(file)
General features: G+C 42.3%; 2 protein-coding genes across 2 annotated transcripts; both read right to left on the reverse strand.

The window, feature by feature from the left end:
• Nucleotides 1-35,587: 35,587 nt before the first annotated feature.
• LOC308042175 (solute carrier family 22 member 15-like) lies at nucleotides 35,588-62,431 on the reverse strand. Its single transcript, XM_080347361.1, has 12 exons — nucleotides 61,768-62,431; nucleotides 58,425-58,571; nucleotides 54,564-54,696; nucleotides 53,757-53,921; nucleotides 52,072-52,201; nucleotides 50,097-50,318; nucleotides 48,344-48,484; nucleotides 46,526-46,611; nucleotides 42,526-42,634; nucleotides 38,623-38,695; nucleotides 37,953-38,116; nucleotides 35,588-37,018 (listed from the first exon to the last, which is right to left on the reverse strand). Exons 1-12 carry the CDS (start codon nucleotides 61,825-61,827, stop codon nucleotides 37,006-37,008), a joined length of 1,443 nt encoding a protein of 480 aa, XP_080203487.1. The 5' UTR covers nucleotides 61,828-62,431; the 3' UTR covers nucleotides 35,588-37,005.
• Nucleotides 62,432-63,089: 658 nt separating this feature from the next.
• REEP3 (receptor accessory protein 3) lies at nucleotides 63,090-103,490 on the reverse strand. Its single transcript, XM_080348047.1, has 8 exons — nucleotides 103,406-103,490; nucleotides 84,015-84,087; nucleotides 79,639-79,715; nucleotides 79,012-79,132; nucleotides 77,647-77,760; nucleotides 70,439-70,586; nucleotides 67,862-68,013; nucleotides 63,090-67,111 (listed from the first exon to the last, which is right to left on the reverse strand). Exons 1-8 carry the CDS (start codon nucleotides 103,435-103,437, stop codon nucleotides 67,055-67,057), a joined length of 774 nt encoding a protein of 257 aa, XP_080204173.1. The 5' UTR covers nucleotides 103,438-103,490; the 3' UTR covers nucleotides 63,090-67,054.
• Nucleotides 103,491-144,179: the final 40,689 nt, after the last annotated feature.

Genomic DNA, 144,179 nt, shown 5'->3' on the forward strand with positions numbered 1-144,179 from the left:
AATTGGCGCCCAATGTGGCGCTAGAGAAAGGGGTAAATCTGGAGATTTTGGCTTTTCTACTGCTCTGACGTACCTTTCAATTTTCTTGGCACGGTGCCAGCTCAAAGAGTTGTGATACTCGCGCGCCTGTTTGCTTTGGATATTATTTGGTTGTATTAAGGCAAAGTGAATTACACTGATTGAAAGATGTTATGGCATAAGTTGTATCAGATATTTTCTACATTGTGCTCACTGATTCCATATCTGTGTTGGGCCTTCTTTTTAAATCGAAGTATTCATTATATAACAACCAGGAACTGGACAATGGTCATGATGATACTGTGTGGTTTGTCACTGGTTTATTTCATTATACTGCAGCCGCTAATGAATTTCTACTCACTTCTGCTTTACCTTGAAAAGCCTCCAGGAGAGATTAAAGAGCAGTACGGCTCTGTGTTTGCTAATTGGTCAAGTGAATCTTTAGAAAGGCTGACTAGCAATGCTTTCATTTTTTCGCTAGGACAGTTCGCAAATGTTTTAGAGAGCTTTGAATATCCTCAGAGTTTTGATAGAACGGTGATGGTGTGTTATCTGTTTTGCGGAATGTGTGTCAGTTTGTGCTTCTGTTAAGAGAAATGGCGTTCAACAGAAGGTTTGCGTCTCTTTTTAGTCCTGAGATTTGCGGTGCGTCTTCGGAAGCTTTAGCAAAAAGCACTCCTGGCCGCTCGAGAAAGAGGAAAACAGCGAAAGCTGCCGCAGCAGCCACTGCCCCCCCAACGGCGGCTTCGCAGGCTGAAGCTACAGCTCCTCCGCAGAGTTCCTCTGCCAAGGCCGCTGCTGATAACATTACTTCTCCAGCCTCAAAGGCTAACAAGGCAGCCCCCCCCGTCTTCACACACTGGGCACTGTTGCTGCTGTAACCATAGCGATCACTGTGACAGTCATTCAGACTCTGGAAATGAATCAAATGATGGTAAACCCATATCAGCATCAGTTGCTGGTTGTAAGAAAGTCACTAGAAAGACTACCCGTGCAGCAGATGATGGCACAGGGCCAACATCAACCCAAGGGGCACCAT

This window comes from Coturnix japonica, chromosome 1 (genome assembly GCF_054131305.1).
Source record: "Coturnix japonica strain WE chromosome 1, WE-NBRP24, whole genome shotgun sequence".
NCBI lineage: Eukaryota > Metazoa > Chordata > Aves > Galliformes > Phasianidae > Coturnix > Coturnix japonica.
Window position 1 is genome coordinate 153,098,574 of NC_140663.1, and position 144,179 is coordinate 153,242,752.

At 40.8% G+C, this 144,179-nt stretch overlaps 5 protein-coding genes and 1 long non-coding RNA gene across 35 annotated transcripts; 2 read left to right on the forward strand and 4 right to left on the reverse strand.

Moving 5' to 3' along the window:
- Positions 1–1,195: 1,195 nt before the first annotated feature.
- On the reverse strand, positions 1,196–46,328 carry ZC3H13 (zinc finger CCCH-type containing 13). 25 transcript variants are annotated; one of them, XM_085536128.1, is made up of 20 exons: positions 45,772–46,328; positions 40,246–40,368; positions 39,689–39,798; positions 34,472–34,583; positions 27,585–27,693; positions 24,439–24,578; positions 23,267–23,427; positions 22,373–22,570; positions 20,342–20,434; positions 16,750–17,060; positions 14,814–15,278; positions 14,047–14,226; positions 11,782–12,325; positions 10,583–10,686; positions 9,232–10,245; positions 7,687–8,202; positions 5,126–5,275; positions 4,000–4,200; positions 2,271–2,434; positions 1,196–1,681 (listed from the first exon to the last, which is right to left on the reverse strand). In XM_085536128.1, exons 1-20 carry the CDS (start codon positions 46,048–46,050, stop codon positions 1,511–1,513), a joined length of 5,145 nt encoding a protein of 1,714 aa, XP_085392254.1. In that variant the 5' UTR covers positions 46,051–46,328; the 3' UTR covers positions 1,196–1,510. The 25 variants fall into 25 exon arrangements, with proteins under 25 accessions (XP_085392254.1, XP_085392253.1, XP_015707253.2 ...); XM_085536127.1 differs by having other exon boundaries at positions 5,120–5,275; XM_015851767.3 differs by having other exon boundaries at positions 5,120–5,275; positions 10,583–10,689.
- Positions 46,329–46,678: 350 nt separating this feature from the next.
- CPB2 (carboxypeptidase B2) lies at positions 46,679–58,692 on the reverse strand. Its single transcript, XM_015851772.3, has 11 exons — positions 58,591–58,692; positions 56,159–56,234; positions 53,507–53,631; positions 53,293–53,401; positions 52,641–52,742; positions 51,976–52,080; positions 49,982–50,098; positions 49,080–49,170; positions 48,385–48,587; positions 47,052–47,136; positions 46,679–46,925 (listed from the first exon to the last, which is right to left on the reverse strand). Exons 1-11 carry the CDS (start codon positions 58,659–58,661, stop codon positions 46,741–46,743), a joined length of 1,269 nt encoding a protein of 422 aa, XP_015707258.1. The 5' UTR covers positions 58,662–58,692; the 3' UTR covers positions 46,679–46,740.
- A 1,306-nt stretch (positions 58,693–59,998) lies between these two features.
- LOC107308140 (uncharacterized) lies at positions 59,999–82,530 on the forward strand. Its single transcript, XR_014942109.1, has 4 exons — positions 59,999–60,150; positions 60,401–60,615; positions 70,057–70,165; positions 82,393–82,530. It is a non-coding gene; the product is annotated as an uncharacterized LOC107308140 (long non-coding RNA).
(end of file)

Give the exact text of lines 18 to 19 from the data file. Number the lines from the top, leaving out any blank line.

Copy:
- Positions 46,329–46,678: 350 nt separating this feature from the next.
- CPB2 (carboxypeptidase B2) lies at positions 46,679–58,692 on the reverse strand. Its single transcript, XM_015851772.3, has 11 exons — positions 58,591–58,692; positions 56,159–56,234; positions 53,507–53,631; positions 53,293–53,401; positions 52,641–52,742; positions 51,976–52,080; positions 49,982–50,098; positions 49,080–49,170; positions 48,385–48,587; positions 47,052–47,136; positions 46,679–46,925 (listed from the first exon to the last, which is right to left on the reverse strand). Exons 1-11 carry the CDS (start codon positions 58,659–58,661, stop codon positions 46,741–46,743), a joined length of 1,269 nt encoding a protein of 422 aa, XP_015707258.1. The 5' UTR covers positions 58,662–58,692; the 3' UTR covers positions 46,679–46,740.